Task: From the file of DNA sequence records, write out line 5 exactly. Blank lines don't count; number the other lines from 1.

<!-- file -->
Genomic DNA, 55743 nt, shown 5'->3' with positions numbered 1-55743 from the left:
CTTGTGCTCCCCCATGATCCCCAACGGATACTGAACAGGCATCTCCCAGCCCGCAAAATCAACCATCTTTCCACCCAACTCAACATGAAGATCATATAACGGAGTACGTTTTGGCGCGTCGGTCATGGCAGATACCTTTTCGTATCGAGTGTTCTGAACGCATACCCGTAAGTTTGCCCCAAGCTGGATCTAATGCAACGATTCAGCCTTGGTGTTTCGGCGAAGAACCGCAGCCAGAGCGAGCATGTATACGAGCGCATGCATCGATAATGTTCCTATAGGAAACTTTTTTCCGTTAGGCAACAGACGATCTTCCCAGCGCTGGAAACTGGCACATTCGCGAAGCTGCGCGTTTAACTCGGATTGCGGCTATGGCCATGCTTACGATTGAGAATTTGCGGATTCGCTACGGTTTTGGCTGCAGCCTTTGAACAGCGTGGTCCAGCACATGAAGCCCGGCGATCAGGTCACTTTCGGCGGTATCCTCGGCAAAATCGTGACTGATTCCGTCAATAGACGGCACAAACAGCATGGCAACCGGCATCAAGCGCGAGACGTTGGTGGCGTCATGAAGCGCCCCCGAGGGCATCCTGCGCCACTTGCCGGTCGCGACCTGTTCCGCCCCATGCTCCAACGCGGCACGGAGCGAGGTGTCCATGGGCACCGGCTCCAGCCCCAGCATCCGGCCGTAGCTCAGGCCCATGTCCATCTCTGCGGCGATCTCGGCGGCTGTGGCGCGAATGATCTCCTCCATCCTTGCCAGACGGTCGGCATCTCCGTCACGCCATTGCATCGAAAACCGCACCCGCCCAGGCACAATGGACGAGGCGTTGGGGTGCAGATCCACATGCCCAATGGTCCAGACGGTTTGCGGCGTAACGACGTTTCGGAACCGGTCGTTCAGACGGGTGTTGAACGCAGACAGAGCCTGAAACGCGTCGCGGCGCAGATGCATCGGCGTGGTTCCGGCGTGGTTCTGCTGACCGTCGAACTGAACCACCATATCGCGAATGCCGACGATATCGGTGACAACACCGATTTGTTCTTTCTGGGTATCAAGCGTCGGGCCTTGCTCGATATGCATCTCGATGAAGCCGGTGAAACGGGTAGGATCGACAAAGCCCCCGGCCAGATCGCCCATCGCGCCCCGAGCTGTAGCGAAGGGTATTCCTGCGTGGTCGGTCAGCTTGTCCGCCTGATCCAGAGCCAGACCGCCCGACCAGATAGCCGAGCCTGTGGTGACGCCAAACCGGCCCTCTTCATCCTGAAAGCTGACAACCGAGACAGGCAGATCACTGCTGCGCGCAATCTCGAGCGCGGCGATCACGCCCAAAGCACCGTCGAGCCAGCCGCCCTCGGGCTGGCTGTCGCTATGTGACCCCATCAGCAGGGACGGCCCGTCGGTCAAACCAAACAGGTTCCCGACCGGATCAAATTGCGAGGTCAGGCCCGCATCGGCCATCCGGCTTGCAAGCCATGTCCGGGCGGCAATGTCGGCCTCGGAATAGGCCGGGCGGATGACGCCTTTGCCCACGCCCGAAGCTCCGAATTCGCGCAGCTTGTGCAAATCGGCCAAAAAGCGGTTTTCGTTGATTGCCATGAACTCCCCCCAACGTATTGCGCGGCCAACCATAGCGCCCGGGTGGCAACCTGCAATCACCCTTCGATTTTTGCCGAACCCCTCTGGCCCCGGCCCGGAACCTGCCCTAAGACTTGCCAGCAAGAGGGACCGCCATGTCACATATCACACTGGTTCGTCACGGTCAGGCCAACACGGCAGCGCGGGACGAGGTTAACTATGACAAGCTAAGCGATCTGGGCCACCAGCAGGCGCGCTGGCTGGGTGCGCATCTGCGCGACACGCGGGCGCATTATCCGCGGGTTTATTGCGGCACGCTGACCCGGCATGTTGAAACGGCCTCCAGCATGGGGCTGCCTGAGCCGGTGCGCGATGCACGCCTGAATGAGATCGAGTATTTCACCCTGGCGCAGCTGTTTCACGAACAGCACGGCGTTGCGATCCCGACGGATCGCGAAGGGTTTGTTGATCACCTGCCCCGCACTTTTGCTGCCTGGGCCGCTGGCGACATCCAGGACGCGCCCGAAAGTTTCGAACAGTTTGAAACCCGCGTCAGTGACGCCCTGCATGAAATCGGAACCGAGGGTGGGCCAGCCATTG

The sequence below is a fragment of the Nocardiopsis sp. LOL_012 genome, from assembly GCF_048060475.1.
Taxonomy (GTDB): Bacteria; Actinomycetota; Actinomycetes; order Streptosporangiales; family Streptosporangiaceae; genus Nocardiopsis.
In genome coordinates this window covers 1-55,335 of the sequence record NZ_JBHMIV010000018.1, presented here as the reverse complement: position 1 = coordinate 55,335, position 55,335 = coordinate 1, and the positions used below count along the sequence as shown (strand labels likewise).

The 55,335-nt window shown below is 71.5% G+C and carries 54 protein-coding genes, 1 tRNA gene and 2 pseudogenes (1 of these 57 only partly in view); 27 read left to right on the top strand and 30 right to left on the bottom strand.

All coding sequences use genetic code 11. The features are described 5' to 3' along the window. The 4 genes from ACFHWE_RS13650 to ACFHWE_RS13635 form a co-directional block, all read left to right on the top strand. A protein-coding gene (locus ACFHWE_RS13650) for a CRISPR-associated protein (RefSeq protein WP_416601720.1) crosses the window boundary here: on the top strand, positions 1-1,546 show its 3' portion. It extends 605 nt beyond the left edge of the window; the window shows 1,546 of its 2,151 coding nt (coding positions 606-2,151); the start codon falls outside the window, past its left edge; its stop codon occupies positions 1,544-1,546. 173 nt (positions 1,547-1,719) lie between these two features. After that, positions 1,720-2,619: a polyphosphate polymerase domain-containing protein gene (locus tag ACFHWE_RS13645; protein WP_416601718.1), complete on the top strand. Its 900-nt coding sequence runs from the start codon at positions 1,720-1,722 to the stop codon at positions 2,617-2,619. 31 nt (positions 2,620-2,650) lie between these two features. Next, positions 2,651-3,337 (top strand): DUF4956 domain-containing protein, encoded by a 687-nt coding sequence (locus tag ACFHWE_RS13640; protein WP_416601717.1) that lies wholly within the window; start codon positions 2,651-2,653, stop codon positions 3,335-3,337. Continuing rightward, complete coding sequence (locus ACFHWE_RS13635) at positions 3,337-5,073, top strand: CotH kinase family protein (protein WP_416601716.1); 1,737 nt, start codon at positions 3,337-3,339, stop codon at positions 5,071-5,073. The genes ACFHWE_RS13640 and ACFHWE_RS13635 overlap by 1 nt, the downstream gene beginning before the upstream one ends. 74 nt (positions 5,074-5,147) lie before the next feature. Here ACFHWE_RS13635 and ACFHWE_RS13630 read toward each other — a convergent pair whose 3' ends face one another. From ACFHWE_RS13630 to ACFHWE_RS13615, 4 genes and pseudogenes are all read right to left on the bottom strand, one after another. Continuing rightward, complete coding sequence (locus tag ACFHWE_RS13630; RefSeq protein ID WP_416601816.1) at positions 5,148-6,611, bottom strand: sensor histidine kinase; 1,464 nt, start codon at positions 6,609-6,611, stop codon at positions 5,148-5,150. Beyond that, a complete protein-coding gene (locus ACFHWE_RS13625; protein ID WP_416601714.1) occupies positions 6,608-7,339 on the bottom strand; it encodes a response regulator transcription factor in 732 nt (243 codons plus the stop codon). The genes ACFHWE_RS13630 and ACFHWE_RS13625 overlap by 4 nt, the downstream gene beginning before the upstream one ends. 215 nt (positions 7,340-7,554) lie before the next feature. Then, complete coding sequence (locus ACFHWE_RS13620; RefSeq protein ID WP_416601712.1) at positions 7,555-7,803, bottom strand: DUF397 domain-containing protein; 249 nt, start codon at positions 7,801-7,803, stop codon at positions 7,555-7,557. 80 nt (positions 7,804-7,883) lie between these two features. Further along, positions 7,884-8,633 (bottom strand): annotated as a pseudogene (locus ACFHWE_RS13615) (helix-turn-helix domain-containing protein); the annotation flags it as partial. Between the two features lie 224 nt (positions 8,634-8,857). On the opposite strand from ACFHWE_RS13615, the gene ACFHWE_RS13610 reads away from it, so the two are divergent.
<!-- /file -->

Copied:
In genome coordinates this window covers 1-55,335 of the sequence record NZ_JBHMIV010000018.1, presented here as the reverse complement: position 1 = coordinate 55,335, position 55,335 = coordinate 1, and the positions used below count along the sequence as shown (strand labels likewise).